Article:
Jim Hennigan, a 40-year-old Chicago policeman who had been a military policeman running convoys around the Saigon area in 1968, hadn`t planned to march until the day before the parade: ``I think I was like a lot of other guys, worried that the parade would end up being some big political statement one way or the other, expressing something I didn`t believe in.``
But the day before the parade his 18-year-old nephew, who had read every letter Hennigan had written home to his mother and father during the war, asked if he would march so that the nephew could march with him. The night before the parade Hennigan pulled out an old shoebox and sorted through pictures of buddies and Vietnamese friends from the war. In the morning, before he and his nephew left home for the Loop, he stuck several of the photos in his shirt pocket over his heart.
``These are the ones who won`t be here to march,`` he told his nephew.
``At least I can share it with them this way.``
Hennigan says he was staggered by his own reaction to the parade. ``I wasn`t prepared for all the things that happened back then to start unfolding again now. That was the surprise--the emotional release on all sides. If you`ve never been cheered by half a million people before, you`d like to do it every Friday.``
David King, 37, a house painter in Cornucopia, Wis., says he rejected the idea of the parade when he heard about it earlier this year. ``My feelings were that it was much too late to attempt something like this,`` he says. ``At least 15 years too late.``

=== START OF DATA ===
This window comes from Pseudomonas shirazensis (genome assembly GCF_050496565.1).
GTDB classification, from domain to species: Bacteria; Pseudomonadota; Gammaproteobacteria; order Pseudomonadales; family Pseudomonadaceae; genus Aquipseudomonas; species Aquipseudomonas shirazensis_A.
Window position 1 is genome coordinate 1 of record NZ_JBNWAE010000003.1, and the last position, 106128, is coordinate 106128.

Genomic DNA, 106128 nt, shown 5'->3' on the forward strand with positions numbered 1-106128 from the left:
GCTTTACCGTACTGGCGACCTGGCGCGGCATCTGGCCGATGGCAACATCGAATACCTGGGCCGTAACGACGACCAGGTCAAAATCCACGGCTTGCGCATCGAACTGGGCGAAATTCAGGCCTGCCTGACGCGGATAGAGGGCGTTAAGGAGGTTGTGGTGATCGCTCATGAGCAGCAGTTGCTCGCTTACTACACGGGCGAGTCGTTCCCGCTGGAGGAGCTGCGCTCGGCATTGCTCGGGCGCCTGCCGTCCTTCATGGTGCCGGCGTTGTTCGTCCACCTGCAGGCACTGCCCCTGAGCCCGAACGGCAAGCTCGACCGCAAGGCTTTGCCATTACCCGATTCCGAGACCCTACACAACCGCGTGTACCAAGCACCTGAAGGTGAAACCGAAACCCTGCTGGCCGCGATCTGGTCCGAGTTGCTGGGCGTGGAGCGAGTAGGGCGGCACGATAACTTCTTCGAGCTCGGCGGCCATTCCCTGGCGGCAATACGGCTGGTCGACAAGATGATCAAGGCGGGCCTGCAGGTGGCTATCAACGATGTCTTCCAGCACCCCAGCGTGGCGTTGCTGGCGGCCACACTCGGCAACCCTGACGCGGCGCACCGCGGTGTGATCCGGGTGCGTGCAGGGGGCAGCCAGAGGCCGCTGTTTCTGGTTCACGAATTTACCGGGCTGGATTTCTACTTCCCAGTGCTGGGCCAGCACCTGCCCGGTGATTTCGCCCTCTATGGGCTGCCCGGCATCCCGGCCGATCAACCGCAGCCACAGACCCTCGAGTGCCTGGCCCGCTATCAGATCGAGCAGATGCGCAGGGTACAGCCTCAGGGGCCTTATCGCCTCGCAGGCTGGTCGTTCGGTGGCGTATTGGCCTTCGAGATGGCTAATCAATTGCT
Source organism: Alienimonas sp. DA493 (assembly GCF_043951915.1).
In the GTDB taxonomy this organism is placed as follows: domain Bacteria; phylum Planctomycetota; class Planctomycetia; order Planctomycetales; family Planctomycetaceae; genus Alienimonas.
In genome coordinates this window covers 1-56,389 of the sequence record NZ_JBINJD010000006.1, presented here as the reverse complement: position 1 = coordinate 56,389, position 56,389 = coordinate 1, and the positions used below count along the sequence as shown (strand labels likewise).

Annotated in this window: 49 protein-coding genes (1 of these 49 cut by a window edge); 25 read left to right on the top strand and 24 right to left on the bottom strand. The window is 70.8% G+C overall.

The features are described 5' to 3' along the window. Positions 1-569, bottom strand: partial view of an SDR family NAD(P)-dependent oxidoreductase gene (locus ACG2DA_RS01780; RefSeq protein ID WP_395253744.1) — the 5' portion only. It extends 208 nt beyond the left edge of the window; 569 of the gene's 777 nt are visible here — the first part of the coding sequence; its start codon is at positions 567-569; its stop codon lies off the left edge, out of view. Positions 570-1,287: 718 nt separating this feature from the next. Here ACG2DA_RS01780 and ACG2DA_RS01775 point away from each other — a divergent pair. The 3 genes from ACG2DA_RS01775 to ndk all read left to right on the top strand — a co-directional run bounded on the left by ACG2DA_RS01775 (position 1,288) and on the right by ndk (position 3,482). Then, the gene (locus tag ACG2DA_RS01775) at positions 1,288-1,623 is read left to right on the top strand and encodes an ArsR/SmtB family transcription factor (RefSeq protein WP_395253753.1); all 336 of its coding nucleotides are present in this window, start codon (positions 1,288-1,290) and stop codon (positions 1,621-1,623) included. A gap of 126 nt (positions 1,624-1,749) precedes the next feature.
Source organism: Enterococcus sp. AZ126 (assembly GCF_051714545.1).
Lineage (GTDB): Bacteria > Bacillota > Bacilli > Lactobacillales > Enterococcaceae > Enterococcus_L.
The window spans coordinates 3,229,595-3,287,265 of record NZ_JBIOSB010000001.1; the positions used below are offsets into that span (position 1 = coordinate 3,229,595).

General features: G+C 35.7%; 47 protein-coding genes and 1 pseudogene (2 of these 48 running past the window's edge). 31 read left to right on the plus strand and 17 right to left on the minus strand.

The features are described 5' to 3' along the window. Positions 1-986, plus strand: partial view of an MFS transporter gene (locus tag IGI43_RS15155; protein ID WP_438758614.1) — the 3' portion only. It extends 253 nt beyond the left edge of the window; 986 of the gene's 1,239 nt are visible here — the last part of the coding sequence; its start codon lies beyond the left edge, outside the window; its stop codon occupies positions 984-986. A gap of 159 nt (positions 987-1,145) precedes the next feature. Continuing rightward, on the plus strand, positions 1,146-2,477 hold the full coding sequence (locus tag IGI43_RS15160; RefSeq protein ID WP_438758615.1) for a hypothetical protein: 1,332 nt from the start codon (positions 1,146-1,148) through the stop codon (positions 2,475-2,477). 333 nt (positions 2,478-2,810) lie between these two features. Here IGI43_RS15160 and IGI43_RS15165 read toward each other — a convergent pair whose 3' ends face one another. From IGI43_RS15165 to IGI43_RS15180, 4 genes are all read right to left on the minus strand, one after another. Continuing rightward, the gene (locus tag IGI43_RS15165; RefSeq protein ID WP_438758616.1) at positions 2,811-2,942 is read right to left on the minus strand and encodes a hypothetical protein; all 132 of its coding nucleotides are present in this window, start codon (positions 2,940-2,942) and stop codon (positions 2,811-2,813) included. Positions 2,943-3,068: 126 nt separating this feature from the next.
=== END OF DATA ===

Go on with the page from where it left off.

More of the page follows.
Vice commander of his local Vietnam Veterans of America chapter, King says he and the chapter commander had argued about the merits of coming down to Chicago. Both have had serious problems adjusting since the war, he says. The commander wanted to go but couldn`t afford to; King could afford to but didn`t want to. But at midnight before the parade he changed his mind, called his buddy, picked him up, lent him $100 and set off for Chicago.
They drove all night, 500 miles, stopping only for gas and coffee. They arrived after the parade had started. King parked his camper on the south side of the Loop, and the two men raced down the parade route, looking for their units. Breathless, King came on his, the 1st Cavalry, in time to march past the reviewing stand. ``Seeing all those guys,`` he says, ``it was like I was back in 1970, coming home looking ragged and tired. I was higher than a kite from pure emotion. It brought me down to earth and took me up at the same time. It`s the first time in a long time that I lost that angry attitude I`ve had since the war.
``I spent the next three days wandering all over the city, looking at faces, trying to find somebody I knew back then. I didn`t find anybody I knew, but I spent a lot of time at The Wall because my best friend is on there. Our tours were up about the same time, and we were taking care of each other over there so we could go home together. He went out on a survey detail a week before I left and got blown up. I don`t know, it just felt nice to be by the wall, to know that somebody who knew him was there during this thing.``
Though many men were wary of marching in the parade, nothing could keep Tim Sheehe, 40, a steelworker from Newark, N.Y., from coming to Chicago. He had been to the Washington and New York parades, and he says the spiritual lift that he gets from being with other veterans has turned his life around.